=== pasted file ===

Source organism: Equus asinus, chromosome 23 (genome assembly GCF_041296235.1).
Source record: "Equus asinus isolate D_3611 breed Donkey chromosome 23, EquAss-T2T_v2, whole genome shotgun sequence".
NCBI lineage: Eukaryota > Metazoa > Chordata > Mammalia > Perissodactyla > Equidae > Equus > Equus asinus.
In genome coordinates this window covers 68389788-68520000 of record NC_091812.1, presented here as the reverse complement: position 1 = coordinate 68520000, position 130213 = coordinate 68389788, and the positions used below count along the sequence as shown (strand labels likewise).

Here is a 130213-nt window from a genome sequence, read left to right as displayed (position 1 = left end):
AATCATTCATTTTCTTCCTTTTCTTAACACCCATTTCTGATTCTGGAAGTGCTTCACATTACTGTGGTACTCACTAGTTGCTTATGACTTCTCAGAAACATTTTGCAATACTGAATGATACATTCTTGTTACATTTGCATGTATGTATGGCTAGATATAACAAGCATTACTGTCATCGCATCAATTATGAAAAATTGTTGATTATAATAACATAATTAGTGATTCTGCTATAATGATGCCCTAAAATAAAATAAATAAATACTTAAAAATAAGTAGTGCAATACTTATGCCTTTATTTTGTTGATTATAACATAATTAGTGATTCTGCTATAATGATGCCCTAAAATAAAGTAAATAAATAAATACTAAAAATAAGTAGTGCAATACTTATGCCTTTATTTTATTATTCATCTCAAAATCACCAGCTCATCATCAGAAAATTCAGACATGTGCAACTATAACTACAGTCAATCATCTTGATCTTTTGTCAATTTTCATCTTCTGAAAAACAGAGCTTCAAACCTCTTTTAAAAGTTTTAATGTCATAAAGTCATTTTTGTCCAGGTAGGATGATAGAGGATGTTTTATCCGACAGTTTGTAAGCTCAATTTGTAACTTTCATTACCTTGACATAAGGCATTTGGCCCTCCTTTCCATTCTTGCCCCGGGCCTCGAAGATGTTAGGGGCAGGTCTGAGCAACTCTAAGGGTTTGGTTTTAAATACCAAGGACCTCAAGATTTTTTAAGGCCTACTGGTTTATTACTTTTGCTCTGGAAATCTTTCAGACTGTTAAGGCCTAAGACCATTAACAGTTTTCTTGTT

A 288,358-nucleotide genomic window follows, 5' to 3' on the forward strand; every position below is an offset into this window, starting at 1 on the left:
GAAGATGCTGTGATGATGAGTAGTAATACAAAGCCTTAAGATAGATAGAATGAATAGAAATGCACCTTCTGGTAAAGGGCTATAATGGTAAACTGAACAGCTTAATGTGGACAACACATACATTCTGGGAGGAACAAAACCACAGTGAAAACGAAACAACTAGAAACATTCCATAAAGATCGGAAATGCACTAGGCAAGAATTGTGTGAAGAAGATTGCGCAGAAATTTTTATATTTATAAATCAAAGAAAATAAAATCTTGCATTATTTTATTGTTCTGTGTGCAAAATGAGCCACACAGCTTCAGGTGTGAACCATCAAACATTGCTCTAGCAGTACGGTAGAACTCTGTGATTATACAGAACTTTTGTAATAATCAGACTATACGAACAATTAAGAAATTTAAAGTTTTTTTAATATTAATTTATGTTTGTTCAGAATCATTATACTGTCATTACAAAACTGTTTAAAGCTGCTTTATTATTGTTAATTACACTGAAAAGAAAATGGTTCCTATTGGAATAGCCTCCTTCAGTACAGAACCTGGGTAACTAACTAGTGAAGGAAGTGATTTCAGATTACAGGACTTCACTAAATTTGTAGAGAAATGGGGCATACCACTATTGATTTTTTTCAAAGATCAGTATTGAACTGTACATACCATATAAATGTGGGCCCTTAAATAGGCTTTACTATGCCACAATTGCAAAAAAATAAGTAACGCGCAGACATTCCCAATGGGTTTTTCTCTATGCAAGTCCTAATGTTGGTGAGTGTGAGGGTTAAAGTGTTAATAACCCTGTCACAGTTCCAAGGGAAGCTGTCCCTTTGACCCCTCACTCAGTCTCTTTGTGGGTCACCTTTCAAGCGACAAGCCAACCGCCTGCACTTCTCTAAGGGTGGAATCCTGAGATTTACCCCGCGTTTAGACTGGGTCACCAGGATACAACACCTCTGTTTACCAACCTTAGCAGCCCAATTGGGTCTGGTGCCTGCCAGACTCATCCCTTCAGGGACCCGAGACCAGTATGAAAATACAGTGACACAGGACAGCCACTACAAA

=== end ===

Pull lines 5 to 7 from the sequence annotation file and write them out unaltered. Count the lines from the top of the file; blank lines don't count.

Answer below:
Here is a 130213-nt window from a genome sequence, read left to right as displayed (position 1 = left end):
AATCATTCATTTTCTTCCTTTTCTTAACACCCATTTCTGATTCTGGAAGTGCTTCACATTACTGTGGTACTCACTAGTTGCTTATGACTTCTCAGAAACATTTTGCAATACTGAATGATACATTCTTGTTACATTTGCATGTATGTATGGCTAGATATAACAAGCATTACTGTCATCGCATCAATTATGAAAAATTGTTGATTATAATAACATAATTAGTGATTCTGCTATAATGATGCCCTAAAATAAAATAAATAAATACTTAAAAATAAGTAGTGCAATACTTATGCCTTTATTTTGTTGATTATAACATAATTAGTGATTCTGCTATAATGATGCCCTAAAATAAAGTAAATAAATAAATACTAAAAATAAGTAGTGCAATACTTATGCCTTTATTTTATTATTCATCTCAAAATCACCAGCTCATCATCAGAAAATTCAGACATGTGCAACTATAACTACAGTCAATCATCTTGATCTTTTGTCAATTTTCATCTTCTGAAAAACAGAGCTTCAAACCTCTTTTAAAAGTTTTAATGTCATAAAGTCATTTTTGTCCAGGTAGGATGATAGAGGATGTTTTATCCGACAGTTTGTAAGCTCAATTTGTAACTTTCATTACCTTGACATAAGGCATTTGGCCCTCCTTTCCATTCTTGCCCCGGGCCTCGAAGATGTTAGGGGCAGGTCTGAGCAACTCTAAGGGTTTGGTTTTAAATACCAAGGACCTCAAGATTTTTTAAGGCCTACTGGTTTATTACTTTTGCTCTGGAAATCTTTCAGACTGTTAAGGCCTAAGACCATTAACAGTTTTCTTGTT

A 288,358-nucleotide genomic window follows, 5' to 3' on the forward strand; every position below is an offset into this window, starting at 1 on the left: